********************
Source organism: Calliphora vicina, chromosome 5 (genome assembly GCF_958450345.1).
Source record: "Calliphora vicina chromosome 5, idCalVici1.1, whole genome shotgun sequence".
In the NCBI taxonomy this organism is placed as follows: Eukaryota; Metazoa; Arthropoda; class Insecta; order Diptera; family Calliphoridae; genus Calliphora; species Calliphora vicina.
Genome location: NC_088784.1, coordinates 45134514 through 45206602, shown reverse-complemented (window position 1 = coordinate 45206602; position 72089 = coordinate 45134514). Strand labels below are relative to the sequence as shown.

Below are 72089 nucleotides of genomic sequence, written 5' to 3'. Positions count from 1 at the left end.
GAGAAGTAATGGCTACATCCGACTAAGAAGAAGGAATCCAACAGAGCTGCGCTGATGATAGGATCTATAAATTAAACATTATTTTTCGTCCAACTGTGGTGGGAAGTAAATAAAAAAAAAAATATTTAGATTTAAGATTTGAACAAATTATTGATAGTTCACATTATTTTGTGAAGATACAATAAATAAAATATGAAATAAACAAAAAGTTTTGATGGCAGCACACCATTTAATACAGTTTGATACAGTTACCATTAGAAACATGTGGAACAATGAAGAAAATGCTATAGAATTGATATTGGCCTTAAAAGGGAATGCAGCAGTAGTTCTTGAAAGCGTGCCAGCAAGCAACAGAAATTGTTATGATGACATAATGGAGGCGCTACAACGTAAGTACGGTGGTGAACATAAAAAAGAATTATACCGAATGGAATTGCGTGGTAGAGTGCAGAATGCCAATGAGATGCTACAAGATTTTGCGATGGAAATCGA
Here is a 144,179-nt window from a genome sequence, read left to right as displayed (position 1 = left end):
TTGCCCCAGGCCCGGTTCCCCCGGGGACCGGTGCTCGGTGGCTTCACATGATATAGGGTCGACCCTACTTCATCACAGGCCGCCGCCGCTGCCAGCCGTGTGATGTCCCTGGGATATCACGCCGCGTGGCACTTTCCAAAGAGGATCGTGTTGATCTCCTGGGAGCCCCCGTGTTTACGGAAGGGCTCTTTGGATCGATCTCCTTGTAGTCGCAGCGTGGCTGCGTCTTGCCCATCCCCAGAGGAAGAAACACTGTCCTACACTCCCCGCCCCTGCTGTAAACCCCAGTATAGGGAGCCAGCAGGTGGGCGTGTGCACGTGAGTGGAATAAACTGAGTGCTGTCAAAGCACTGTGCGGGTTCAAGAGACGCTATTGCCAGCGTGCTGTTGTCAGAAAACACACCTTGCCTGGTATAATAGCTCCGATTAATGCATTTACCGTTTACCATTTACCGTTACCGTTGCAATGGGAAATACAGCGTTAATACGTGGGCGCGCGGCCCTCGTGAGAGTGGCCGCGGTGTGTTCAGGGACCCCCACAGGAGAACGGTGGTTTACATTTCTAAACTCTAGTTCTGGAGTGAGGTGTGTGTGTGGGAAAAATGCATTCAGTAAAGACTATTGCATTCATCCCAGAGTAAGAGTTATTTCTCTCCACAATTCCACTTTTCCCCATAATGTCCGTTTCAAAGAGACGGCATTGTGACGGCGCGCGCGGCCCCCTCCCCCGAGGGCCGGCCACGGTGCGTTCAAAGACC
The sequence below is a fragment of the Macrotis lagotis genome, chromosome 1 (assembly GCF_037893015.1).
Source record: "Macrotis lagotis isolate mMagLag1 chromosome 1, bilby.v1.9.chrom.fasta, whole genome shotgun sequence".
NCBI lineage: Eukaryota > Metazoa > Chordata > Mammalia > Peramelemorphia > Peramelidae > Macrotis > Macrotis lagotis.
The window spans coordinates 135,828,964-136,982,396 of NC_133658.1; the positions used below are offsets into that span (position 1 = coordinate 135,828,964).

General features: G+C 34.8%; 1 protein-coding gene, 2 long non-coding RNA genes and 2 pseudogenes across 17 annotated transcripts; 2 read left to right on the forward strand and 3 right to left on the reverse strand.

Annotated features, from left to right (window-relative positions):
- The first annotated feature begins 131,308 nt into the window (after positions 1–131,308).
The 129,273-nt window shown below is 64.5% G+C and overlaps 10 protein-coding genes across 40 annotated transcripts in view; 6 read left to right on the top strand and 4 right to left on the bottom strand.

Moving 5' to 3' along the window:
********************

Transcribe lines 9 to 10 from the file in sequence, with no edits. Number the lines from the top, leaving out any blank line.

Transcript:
The sequence below is a fragment of the Macrotis lagotis genome, chromosome 1 (assembly GCF_037893015.1).
Source record: "Macrotis lagotis isolate mMagLag1 chromosome 1, bilby.v1.9.chrom.fasta, whole genome shotgun sequence".